Geochemical Baseline Survey of the Environment (G-BASE): what's new

This page displays latest project news and developments and will provide you with quick links to most recent accomplishments, such as survey activities, vacancies for voluntary workers or new free downloads.

Latest G-BASE web news

  • G-BASE regional soil and stream sediment data for the south west of England are available via the NERC Open Geoscience license. Interpolated geochemical soil and stream sediment maps for selected elements are available to download via the dedicated G-BASE south west web page and to view via the Tellus south west map viewer. For further information on G-BASE data products go to the new south west products page or contact BGS digital data.
  • BGS has been commissioned by Defra to provide guidance on what are 'normal' levels of contaminant concentrations in English soils in support of the revision of the Part 2A Contaminated Land Statutory Guidance. Project reports are available from the Defra and NBC Project web page.
  • Dr Chris Johnson was lead editor on a book published in 2011 on "Mapping the Chemical Environment of Urban Areas".
  • The G-BASE project in the summer of 2011 completed the geochemical survey of the Clyde Basin. Over a period of 12 weeks some 1000 soil, 1800 stream water and 700 vegetation samples were collected. Survey results will feed directly into the Glasgow and Clyde Basin Urban Super Project (CUSP).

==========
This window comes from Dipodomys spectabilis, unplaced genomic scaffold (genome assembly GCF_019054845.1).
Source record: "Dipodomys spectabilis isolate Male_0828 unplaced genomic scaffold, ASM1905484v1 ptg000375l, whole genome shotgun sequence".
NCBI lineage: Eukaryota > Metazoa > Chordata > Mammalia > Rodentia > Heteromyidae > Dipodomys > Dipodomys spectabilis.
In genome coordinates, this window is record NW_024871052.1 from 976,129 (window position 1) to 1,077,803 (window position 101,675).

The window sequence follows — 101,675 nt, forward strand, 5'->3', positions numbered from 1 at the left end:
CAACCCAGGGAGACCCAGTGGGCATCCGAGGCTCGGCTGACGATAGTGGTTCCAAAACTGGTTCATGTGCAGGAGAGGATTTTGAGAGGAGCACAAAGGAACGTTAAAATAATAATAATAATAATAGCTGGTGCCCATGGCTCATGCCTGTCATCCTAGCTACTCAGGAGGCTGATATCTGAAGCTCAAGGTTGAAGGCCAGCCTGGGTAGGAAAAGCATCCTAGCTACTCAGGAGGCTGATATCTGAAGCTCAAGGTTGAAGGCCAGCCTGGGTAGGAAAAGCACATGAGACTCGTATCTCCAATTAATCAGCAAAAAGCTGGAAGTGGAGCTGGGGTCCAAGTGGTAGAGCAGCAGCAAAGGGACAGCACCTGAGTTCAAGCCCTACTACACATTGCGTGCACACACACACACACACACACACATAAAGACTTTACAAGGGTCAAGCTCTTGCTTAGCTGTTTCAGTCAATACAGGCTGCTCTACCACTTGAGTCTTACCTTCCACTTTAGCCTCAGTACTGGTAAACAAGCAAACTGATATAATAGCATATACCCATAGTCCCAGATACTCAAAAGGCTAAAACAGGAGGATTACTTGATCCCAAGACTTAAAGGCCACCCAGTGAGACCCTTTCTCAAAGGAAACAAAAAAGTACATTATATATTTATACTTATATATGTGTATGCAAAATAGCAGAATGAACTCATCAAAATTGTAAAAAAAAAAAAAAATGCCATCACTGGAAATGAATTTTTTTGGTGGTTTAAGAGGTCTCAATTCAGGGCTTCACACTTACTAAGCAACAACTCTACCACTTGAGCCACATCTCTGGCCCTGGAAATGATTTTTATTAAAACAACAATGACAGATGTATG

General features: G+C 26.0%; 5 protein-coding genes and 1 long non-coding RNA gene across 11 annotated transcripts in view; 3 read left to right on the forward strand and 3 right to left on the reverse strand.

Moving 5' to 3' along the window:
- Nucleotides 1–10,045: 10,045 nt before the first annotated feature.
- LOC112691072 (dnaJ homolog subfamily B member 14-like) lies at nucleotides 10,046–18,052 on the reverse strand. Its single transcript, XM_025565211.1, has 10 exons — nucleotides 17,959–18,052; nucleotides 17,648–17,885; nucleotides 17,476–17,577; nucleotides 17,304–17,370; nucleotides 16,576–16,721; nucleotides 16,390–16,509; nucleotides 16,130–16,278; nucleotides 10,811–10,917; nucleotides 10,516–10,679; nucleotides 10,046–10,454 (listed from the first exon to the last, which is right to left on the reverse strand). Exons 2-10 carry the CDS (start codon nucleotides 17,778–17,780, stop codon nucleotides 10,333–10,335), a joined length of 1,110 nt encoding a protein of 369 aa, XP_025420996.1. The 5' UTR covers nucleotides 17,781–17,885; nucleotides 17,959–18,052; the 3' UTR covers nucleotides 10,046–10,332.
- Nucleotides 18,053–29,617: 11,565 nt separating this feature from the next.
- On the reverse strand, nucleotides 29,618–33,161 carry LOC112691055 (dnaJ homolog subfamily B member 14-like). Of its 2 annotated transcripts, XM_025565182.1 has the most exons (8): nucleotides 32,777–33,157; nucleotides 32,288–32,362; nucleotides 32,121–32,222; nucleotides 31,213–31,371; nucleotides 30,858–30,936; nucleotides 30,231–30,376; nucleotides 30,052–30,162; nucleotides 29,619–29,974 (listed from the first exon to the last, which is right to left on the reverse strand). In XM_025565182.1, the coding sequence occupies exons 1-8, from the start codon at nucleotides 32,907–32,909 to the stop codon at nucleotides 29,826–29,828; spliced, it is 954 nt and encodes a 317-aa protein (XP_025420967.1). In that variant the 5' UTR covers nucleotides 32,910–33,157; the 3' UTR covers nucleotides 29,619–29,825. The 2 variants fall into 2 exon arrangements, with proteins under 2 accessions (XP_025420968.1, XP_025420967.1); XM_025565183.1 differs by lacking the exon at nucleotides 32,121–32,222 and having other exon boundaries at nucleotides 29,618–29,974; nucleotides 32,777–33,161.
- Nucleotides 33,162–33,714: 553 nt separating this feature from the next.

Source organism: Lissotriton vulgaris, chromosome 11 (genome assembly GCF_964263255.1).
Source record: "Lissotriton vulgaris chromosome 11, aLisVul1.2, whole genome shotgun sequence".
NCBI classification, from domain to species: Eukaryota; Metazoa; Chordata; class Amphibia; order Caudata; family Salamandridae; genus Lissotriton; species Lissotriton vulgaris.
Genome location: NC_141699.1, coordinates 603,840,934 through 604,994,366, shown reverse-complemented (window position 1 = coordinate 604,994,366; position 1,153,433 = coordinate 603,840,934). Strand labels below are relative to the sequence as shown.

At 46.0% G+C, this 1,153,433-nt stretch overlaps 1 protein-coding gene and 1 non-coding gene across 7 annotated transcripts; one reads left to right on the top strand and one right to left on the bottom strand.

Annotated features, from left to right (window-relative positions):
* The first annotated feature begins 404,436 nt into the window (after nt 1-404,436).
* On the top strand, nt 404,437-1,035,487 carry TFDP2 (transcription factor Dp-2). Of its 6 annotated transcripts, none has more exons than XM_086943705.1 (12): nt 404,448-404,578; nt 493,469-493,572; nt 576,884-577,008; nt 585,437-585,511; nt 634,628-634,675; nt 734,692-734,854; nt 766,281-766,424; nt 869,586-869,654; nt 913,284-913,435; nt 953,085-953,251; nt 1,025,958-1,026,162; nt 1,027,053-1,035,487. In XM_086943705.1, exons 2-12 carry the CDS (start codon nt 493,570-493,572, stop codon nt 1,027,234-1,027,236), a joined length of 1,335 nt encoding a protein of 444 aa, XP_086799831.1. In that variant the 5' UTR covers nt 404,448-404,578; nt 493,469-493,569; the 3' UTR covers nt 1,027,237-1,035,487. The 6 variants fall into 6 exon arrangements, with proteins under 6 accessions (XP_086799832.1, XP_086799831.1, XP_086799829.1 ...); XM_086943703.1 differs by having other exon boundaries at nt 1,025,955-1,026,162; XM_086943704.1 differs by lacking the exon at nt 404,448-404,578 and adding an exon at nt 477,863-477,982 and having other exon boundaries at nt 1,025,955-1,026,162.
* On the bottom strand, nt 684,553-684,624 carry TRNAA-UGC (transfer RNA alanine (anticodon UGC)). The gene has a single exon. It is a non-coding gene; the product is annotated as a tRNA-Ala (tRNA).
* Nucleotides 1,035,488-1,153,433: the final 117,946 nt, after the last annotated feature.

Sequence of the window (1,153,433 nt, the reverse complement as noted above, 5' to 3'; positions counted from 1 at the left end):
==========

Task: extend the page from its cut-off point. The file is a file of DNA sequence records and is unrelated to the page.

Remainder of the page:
• An updated London Earth Flyer is now available giving the latest news on the geochemical survey of Greater London and surrounding areas.
  • The London Earth field campaign report is now available via NORA. It summarises field operations and logistics, sampling procedures and methodologies and sample site distributions from various field campaigns between 2005 to 2009.
  • Browse our Google map on the Urban Geochemistry page to find free BGS report downloads on urban soil geochemical baselines.
  • Free download of stream sediment geochemical maps of the UK for various elements from our Regional Geochemistry page.
  • The second part of the London EARTH urban sampling project was also completed successfully. In a six week sampling campaign our sampling teams visited 2380 soil sample sites across the whole of the southern half of the Greater London Authority (GLA) area. In total the team has collected over 7100 samples in 2009. Together with the campaign of 2008 the project has visited over 6000 sites and collected in excess of 18 000 soil samples across Greater London.

Further information

Contact Dr Joanna Wragg for further information